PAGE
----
“trending” with blueberries

From Sweet Heat to Cold Comfort, this year blueberries are trending everywhere you turn. For example: Sweet Heat–if this is the moment for Sweet Heat, it couldn’t be better for blueberries. Their tinge of natural tartness, their lush full mouthfeel, their affinity for the assertiveness of spices…. Especially successful are the contrasting heat of various peppers with blueberries; red pepper and cilantro-garlic; blueberry jalapeno lime. The onion family marries well with blueberries such as onion/tomato/balsamic; shallot/red wine vinegar; the pungency of curry spices; arugula and mint.

Blueberries: Going with the Grain

Every day it seems brings the discovery of  “new” grains, most of them ancient! This is a case of what’s old is new again, especially since these grains fit right into our current quest for healthy, wholesome ingredients. In addition to their high nutritional quotient, these grains have intrgiguin backgrounds and histories. Their culinary traditions– Mediterranean, Turkish, Lebanese—make them among the trendiest of new/old foods around. Best of all, they are blueberry-friendly!

Blueberries are synergistic with oats, amaranth, buckwheat, chia, millet, quinoa, sorghum, teff, kamut, farro, spelt etc. With heightened interest in gluten-free products, blueberries are a popular ingredient; their presence lends the gluten-free formulations a homey and old-fashioned attraction. Blueberries can serve as the basis for vegan snacks and formulations as well with other special diet foods. Blueberries are also compatible with nuts and seeds, which are a customary accompaniment to many grains.

Sweet and Savory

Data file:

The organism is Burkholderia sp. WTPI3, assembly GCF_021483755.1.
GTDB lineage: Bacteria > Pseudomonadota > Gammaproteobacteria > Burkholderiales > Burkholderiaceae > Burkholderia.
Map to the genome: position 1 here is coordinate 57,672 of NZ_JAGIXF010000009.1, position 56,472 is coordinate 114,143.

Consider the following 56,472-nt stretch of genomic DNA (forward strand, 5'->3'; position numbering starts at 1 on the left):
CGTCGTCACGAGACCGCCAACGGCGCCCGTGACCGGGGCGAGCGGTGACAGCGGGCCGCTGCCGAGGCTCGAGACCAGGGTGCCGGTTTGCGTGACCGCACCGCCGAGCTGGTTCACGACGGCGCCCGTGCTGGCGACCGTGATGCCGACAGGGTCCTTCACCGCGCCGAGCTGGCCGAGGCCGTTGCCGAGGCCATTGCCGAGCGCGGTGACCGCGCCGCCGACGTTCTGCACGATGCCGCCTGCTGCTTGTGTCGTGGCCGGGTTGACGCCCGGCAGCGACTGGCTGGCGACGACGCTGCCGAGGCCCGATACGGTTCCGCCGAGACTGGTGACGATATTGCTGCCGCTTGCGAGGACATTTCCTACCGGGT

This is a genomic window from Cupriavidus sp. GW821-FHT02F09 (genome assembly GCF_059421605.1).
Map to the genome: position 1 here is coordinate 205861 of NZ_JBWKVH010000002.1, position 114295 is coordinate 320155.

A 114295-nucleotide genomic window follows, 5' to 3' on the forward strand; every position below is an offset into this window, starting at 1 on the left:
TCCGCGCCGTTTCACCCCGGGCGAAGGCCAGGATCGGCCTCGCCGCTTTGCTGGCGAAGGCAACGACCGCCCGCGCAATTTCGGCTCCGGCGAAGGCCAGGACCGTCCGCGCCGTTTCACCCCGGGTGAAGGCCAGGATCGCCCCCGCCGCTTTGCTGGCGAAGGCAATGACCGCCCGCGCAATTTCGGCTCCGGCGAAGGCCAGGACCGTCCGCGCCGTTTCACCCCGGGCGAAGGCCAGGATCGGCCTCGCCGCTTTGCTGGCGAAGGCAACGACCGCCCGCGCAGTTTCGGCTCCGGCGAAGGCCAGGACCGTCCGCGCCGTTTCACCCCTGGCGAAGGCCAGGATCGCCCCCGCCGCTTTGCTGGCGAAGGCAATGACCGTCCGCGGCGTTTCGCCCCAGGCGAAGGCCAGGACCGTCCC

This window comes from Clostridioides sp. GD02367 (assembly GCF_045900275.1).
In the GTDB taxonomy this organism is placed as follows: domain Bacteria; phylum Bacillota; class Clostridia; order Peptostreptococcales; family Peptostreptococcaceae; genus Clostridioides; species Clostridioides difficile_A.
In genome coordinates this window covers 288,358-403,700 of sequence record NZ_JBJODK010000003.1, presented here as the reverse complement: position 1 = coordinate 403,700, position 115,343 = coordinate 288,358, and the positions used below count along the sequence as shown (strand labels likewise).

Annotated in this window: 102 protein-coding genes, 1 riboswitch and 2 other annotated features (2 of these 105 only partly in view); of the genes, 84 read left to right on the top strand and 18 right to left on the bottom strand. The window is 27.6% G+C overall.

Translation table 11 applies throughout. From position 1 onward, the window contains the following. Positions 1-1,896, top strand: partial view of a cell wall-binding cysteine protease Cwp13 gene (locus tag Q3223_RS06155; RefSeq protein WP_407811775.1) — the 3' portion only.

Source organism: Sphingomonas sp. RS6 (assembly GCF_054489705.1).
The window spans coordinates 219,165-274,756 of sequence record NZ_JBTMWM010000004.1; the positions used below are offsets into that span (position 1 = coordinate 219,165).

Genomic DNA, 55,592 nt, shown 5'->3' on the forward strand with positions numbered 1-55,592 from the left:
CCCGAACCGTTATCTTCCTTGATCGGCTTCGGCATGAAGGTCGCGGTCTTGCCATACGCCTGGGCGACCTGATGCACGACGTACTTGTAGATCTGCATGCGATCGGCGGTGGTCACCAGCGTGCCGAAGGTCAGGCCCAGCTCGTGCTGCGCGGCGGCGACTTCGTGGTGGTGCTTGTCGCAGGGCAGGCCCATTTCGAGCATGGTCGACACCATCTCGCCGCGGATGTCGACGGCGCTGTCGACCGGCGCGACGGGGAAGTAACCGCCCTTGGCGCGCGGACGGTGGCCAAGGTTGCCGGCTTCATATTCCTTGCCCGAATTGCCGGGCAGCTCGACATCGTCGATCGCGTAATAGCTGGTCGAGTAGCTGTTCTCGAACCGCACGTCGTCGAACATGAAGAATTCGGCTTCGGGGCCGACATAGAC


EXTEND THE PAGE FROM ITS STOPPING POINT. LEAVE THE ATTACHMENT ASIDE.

Product developers, food designers and chefs exploring the magical combination of sweet and savory have discovered that Highbush blueberries combine beautifully with sweet, hot, savory and salty ingredients. In the attached you can see how the images of savory pot pie and bread pudding illustrate pairings of savory and sweet in various ways.

Blueberries are  great in trendy flavor pairings that are unusual and inspiring, making possible cookies and other “sweets” with a sly, savory side: with caramelized garlic, thyme, wasabi, salted pistachio, or ají chili peppers. They sparkle with vivid, complementary flavors like maple, orange blossom honey, light molasses, balsamic and ginger. For a blue-on-blue effect, they can pair with cheeses like Stilton or Roquefort.

According to recent trend-spotting reports, the pairing a “new” or “innovative” or “multicultural” flavor with a familiar one is a brilliant way to appeal to consumers’ craving for adventure while still offering something familiar enough to not be too intimidating. Blueberries help ease consumers into an adventurous flavor profile because they work well in flavor combinations with spices, botanicals, floral, citrus and herbaceous because blueberries complement and enhance as well as balance flavors. Blueberry sweetness adds excitement to the smoky qualities of sauces and salsas. In the attached Blueberry Sauce Menu, you can see how blueberries make luscious synergies with cayenne, garlic, mustard, tamarind, wasabi…ad infinitim; and with herbs from tarragon to mint.

From the Incas and Aztecs to European confectionary traditions, the cacao bean has had an affinity for fruit; and so the fruitiness of blueberries shines in chocolate-based moles, sauces and condiments.

One of the great advantages of formulating with blueberries is the flexibility of versatile formats available year-round:  fresh, frozen, dehydrated, freeze-dried, concentrate, juice, puree and osmotically preserved, shelf-stable; whole, diced, powdered.  Blueberries provide appealing color, lush flavor and intriguing effects like blue swirls and patterns; they add fruit identity, texture, color and flavor excitement. Blueberry’s attractive color and sweet, fruity, burst-in-the mouth flavor provide bright, bold possibilities in a wide variety of baking applications.